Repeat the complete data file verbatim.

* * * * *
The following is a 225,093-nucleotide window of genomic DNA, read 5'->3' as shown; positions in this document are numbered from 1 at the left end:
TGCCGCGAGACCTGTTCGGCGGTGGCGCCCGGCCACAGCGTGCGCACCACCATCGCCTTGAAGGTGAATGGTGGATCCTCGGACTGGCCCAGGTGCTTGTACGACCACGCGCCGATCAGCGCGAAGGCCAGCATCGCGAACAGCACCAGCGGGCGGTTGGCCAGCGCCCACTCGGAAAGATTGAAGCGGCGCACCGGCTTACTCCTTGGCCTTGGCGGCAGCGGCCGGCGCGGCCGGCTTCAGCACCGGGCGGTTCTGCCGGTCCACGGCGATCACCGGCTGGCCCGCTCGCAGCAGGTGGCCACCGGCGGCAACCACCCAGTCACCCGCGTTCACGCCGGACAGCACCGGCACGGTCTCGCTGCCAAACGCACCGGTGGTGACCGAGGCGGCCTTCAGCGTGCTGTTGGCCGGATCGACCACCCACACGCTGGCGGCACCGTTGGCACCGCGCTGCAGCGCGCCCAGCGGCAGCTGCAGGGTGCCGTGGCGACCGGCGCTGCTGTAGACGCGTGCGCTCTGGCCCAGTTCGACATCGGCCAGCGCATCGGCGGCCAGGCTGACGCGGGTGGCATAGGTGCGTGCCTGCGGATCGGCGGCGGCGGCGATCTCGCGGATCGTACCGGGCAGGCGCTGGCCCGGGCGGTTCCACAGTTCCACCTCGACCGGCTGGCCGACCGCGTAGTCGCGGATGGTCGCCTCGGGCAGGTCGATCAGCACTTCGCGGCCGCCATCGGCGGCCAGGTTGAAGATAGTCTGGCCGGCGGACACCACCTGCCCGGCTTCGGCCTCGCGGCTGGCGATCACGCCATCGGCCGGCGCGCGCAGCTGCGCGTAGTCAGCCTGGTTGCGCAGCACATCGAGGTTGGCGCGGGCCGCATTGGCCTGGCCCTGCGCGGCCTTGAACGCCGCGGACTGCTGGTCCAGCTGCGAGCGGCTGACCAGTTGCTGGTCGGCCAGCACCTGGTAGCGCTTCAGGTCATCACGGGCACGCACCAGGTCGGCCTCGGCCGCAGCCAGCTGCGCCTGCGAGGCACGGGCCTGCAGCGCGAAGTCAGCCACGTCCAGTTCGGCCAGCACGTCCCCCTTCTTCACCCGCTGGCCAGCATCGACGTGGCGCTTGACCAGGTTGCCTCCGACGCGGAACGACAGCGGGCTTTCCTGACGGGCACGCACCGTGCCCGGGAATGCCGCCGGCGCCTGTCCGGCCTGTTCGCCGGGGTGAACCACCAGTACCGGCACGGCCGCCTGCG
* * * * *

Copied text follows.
The following is a 225,093-nucleotide window of genomic DNA, read 5'->3' as shown; positions in this document are numbered from 1 at the left end:
TGCCGCGAGACCTGTTCGGCGGTGGCGCCCGGCCACAGCGTGCGCACCACCATCGCCTTGAAGGTGAATGGTGGATCCTCGGACTGGCCCAGGTGCTTGTACGACCACGCGCCGATCAGCGCGAAGGCCAGCATCGCGAACAGCACCAGCGGGCGGTTGGCCAGCGCCCACTCGGAAAGATTGAAGCGGCGCACCGGCTTACTCCTTGGCCTTGGCGGCAGCGGCCGGCGCGGCCGGCTTCAGCACCGGGCGGTTCTGCCGGTCCACGGCGATCACCGGCTGGCCCGCTCGCAGCAGGTGGCCACCGGCGGCAACCACCCAGTCACCCGCGTTCACGCCGGACAGCACCGGCACGGTCTCGCTGCCAAACGCACCGGTGGTGACCGAGGCGGCCTTCAGCGTGCTGTTGGCCGGATCGACCACCCACACGCTGGCGGCACCGTTGGCACCGCGCTGCAGCGCGCCCAGCGGCAGCTGCAGGGTGCCGTGGCGACCGGCGCTGCTGTAGACGCGTGCGCTCTGGCCCAGTTCGACATCGGCCAGCGCATCGGCGGCCAGGCTGACGCGGGTGGCATAGGTGCGTGCCTGCGGATCGGCGGCGGCGGCGATCTCGCGGATCGTACCGGGCAGGCGCTGGCCCGGGCGGTTCCACAGTTCCACCTCGACCGGCTGGCCGACCGCGTAGTCGCGGATGGTCGCCTCGGGCAGGTCGATCAGCACTTCGCGGCCGCCATCGGCGGCCAGGTTGAAGATAGTCTGGCCGGCGGACACCACCTGCCCGGCTTCGGCCTCGCGGCTGGCGATCACGCCATCGGCCGGCGCGCGCAGCTGCGCGTAGTCAGCCTGGTTGCGCAGCACATCGAGGTTGGCGCGGGCCGCATTGGCCTGGCCCTGCGCGGCCTTGAACGCCGCGGACTGCTGGTCCAGCTGCGAGCGGCTGACCAGTTGCTGGTCGGCCAGCACCTGGTAGCGCTTCAGGTCATCACGGGCACGCACCAGGTCGGCCTCGGCCGCAGCCAGCTGCGCCTGCGAGGCACGGGCCTGCAGCGCGAAGTCAGCCACGTCCAGTTCGGCCAGCACGTCCCCCTTCTTCACCCGCTGGCCAGCATCGACGTGGCGCTTGACCAGGTTGCCTCCGACGCGGAACGACAGCGGGCTTTCCTGACGGGCACGCACCGTGCCCGGGAATGCCGCCGGCGCCTGTCCGGCCTGTTCGCCGGGGTGAACCACCAGTACCGGCACGGCCGCCTGCG